By Chaz Lipp
Article first published as Blu-ray Review: Harold & Kumar Ultimate Collector's Edition on Blogcritics.
Harold & Kumar Go to White Castle (2004) clocks in at
just 88 minutes and boasts the most threadbare of plots. Harold (John
Cho) is an investment banker. His best friend Kumar (Kal Penn) knows
enough about medicine to get into the best med school, but simply
doesn’t want to. After getting high one night, the pair decides to go to
White Castle for burgers. After finding out their local one has closed
down, they spend the night trying to reach the next closest location.
Harold & Kumar Escape from Guantanamo Bay (2008) is a
rare comedy sequel that expands on the original’s concept and winds up
being much funnier in the process. Much like Porky’s II: The Next Day, the second Harold & Kumar ignores the four years that passed between productions. Guantanamo picks up directly where White Castle
left off, with our boys heading off to Amsterdam in pursuit of Maria,
Harold’s most desired female. Kumar packed a “smokeless” bong that
looks a little too much like a bomb and, in short order, air marshals
have apprehended them mid-flight. As the title makes plain, not only do
they get thrown into Club Gitmo, they manage to break out.
I’m not sure A Very Harold & Kumar Christmas is actually
a better movie than the second one, but I definitely found myself
laughing harder and more frequently. Even the unrated extended cut (the
first two are presented only in their extended versions) is leaner than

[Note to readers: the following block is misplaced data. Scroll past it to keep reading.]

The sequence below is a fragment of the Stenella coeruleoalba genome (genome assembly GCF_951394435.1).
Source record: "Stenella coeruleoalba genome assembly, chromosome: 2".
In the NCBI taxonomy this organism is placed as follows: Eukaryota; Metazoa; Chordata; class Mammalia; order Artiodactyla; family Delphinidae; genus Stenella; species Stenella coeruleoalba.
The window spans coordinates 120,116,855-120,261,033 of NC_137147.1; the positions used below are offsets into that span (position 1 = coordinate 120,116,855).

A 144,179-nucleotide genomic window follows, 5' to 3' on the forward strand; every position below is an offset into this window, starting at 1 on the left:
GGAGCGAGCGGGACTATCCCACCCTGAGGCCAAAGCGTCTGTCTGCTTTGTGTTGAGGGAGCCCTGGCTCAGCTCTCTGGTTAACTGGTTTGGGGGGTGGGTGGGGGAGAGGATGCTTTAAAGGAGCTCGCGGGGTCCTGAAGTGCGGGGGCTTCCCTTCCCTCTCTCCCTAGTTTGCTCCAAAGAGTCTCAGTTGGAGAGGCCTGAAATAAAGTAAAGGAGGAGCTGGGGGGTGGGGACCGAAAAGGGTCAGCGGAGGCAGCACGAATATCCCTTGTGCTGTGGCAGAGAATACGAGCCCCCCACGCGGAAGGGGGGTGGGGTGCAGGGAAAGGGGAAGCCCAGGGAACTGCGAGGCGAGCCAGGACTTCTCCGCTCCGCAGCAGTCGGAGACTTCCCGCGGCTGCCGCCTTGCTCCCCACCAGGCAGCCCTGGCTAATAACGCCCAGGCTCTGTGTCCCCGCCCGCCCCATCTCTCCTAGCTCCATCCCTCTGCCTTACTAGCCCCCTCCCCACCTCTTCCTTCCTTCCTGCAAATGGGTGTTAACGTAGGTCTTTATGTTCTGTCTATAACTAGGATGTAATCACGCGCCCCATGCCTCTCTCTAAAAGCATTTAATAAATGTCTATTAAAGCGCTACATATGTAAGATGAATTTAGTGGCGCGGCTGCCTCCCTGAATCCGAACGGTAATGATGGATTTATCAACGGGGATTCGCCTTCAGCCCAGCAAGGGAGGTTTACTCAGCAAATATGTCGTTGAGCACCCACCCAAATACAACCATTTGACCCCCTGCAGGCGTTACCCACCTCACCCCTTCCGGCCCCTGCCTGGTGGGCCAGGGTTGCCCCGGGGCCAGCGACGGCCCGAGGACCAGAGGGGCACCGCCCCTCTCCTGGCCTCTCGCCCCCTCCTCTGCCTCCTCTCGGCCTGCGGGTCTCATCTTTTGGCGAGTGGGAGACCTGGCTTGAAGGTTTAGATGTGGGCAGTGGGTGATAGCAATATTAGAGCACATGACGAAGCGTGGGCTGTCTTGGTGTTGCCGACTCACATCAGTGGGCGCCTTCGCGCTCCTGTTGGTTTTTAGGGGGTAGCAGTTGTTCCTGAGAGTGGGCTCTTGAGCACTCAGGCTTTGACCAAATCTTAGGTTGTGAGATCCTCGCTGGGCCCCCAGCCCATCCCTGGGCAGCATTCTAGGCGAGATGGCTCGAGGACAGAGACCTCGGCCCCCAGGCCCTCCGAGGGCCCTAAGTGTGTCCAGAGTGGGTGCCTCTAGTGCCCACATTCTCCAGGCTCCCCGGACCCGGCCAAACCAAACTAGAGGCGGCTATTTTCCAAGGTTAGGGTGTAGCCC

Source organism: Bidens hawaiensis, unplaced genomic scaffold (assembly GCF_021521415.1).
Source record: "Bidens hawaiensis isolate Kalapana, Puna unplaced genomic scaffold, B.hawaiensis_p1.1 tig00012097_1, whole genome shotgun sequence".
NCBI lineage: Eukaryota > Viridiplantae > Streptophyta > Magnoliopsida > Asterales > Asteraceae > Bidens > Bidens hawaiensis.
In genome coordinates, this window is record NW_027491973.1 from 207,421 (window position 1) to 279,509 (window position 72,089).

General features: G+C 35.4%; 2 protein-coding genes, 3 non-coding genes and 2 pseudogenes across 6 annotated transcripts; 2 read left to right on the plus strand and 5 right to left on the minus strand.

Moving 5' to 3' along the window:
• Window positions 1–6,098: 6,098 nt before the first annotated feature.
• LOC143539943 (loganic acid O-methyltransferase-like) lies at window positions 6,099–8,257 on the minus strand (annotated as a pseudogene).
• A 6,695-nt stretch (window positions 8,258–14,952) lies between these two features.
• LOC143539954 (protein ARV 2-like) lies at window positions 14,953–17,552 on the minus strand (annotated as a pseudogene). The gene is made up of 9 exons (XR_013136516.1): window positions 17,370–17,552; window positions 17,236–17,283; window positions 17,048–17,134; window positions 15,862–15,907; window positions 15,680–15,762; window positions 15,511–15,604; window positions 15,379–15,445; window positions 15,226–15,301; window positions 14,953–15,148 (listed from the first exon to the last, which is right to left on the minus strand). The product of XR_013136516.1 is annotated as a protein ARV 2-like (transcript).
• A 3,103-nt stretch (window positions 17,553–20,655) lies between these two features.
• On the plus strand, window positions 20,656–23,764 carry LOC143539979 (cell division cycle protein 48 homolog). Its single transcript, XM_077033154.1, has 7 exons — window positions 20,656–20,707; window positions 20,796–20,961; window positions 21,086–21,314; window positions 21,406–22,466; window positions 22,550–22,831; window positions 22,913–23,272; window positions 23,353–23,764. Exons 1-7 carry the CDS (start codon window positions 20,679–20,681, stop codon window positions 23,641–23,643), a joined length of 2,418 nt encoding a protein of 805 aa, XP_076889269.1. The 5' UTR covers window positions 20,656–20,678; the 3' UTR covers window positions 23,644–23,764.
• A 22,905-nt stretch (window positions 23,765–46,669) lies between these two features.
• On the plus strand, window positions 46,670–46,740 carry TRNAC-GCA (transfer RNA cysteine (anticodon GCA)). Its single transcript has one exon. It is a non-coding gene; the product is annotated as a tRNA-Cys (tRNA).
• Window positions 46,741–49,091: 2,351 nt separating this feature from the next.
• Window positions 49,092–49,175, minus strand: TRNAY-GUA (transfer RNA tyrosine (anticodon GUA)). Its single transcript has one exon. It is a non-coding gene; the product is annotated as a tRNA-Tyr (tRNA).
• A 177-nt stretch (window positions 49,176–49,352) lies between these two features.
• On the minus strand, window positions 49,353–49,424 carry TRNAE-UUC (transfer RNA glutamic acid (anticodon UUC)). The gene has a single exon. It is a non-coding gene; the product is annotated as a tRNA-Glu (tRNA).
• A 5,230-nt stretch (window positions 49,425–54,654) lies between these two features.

part two at 96 minutes, never wearing out its welcome. Christmas makes a great double-header with Bad Santa
for those who like their holiday viewing a bit sick and twisted. The
film was released in 3D and although there is a Blu-ray available in
that format, this one is strictly 2D. That means that plenty of shots
include items flying towards the camera that obviously don’t have the
same impact as they would with an added dimension.
White Castle is pretty easily the weakest of the trilogy in
terms of visuals. The 1080p transfer is fine for what it is, but the
image isn’t all that sharp. Detail tends to go AWOL during darker
scenes. The 7.1 DTS-HD Master Audio soundtrack has no problems.
Especially for a low-budget comedy, this is a detail-oriented mix. The
music sounds excellent and there is a fair amount of directionality. Guantanamo Bay
isn’t much better looking than its predecessor, but it offers a
suitably decent high definition transfer. There’s nothing wrong with it,
there’s just nothing especially interesting about it. The first sequel
also boasts a 7.1 DTS-HD MA mix. Being a somewhat more action-oriented
film, the surround channels are even better utilized.
A few chotchkies are included inside the tin lighter case. There’s a
set of six White Castle drink coasters and three scented air fresheners.
Anyone who already owns these three movies individually probably won’t
find these souvenirs worth the double-dip. But if you don’t already have
the trilogy, Harold & Kumar Ultimate Collector’s Edition is a good option.